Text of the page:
Introduction to Character Rigging – How to Prepare Your 3D Models For Animation!

Give your character a healthy foundation for his life. This Article covers the basic ideas of adding a rig to your model. The underlying bone structure enables you to animate a 3D figure.

Start with drawing

As with any step in 3D, begin with planning your rig in 2D. Sketch out the skeleton on a piece of paper and try to determine where to place the joints. Look at yourself or find some pictures of a skeleton on the internet. For any character, especially for cartoon figures, sketch the most extreme poses he needs to make during animation. This will give you a solid understanding of the joint placement. It is important to know that poses oftentimes might look too extreme in a still frame, but work great in the animation.

Add bones

Now go into your 3D program. Use the drawings as a guide to put bones into your character. This step requires some testing to find the right position. For example if you put the shoulder joint in the wrong place, you won’t be able to rest the arm against the body. If it is too close to the neck, the arm will disappear into the body when rotating downwards. If you put it too far away, there will be a gap between arm and body.

IK or FK?

There are two ways of animating a rig. Let’s say you want to animate your arm. In forward kinematics mode you rotate the upper arm bone, then the lower arm bone and then the hand to achieve a certain pose. With inverse kinematics, you may grab the characters hand, move it around and the whole arm will follow.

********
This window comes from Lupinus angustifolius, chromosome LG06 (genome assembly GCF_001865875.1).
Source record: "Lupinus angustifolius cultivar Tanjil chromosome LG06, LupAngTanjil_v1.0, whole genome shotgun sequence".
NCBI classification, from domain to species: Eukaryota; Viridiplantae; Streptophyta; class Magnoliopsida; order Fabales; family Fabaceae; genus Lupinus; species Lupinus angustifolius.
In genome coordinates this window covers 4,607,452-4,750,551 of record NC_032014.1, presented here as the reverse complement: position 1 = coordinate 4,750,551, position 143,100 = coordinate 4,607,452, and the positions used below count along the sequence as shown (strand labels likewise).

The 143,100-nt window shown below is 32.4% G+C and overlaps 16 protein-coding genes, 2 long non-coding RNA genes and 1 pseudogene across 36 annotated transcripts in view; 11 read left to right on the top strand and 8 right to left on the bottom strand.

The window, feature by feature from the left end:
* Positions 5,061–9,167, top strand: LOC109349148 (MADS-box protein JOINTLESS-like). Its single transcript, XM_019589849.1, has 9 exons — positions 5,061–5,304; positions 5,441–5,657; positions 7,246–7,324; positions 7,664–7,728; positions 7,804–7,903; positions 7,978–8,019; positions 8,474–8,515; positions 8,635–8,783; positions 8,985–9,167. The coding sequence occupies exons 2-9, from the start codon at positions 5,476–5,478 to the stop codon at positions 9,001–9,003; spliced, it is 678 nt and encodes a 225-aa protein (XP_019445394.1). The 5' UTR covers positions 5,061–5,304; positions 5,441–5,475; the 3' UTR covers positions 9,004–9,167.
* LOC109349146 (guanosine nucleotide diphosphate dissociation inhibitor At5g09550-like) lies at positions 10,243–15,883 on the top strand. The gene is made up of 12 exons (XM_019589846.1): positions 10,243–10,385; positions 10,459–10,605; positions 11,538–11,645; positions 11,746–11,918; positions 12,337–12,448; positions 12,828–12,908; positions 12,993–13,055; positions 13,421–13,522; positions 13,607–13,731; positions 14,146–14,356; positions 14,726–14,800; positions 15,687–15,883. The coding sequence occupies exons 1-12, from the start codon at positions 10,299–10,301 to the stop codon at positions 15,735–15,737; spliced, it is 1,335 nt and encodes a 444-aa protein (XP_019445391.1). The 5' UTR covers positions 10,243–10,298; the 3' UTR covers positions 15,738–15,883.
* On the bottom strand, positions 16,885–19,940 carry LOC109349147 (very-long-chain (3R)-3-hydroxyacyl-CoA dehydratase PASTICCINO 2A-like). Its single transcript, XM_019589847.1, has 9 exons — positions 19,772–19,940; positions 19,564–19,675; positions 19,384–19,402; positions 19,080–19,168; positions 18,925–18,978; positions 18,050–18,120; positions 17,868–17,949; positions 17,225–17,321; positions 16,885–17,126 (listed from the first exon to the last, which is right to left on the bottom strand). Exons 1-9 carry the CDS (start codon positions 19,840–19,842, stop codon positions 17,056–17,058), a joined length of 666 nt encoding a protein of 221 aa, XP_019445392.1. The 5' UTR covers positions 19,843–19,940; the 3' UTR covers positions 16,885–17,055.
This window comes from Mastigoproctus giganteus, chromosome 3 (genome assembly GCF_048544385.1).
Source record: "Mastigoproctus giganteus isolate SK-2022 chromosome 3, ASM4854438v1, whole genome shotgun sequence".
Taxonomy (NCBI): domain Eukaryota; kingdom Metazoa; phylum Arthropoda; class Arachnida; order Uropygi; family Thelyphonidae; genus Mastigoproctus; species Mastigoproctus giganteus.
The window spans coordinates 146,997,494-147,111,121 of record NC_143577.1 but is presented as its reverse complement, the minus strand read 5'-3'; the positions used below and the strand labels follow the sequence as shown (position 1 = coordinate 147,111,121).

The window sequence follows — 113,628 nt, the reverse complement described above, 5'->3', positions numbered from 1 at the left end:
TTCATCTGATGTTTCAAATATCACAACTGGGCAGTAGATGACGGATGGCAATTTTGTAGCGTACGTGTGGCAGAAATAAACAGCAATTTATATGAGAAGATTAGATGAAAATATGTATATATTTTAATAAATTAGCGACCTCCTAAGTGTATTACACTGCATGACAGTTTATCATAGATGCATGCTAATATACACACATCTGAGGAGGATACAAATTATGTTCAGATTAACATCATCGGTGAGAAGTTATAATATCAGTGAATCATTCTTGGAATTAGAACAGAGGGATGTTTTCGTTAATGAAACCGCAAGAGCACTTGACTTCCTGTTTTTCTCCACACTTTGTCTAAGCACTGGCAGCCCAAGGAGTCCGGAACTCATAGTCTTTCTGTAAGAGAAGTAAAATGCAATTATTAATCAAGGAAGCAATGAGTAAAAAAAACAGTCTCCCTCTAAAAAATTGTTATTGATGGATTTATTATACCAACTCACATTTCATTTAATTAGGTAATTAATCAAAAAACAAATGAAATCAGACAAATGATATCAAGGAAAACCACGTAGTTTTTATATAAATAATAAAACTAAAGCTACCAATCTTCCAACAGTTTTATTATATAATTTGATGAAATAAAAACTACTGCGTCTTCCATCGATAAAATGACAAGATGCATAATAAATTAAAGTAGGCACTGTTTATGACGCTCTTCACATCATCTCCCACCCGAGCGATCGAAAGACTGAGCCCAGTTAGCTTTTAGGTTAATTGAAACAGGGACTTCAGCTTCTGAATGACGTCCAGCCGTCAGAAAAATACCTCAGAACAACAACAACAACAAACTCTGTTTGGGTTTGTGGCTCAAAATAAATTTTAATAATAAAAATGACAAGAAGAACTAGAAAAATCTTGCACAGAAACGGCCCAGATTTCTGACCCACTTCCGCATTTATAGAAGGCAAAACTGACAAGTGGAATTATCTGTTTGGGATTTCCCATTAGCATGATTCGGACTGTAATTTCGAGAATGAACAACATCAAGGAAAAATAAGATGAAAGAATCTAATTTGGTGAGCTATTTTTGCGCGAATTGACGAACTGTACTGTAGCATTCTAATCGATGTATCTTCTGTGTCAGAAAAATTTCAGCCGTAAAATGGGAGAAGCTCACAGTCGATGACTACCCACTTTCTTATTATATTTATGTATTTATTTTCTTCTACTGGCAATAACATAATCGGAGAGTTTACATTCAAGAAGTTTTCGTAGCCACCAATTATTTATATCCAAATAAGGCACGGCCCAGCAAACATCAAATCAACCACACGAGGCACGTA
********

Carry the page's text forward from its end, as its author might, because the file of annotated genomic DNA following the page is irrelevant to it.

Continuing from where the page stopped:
Both IK and FK have their strengths and weaknesses, so you want to be able to switch between them. IK is a great time saver, because you need to animate fewer controls. It also allows you to plant the hand firmly on the table while the rest of the body is moving. A downfall of IK is that a circular motion – such as an arm swing in a walk cycle – is hard to create. With FK you only need to rotate the shoulder joint back and forth and voila, the arm is moving in an arc!

After making bones and creating IK and FK controls, it is time to assign the rig to your 3D model.

What is weight painting?

Each point in the geometry of your 3D model may be assigned to one or more bones. By painting the weights of a point, you can specify to what extent it follows different bones. This way you may control the sharpness of the bend between two or more bones. For the bending or twisting motion of the back or neck, you might have to paint a very soft gradient, so that one point follows up to three or four bones. When painting the weights for an elbow, you want to have a very sharp bend, so a point at the crease might be assigned ninety percent to the lower arm and just ten percent to the upper arm.

Create facial expressions

This is a fun process, because you get to do some modeling again. Sketch a couple of drawings or take photographs as a reference for your characters facial expressions.

In 3D add a shape key to your characters head. Then modify the face until you are satisfied with the expression. Your can now morph between the blendshapes with a slider for each target.

Additional Thoughts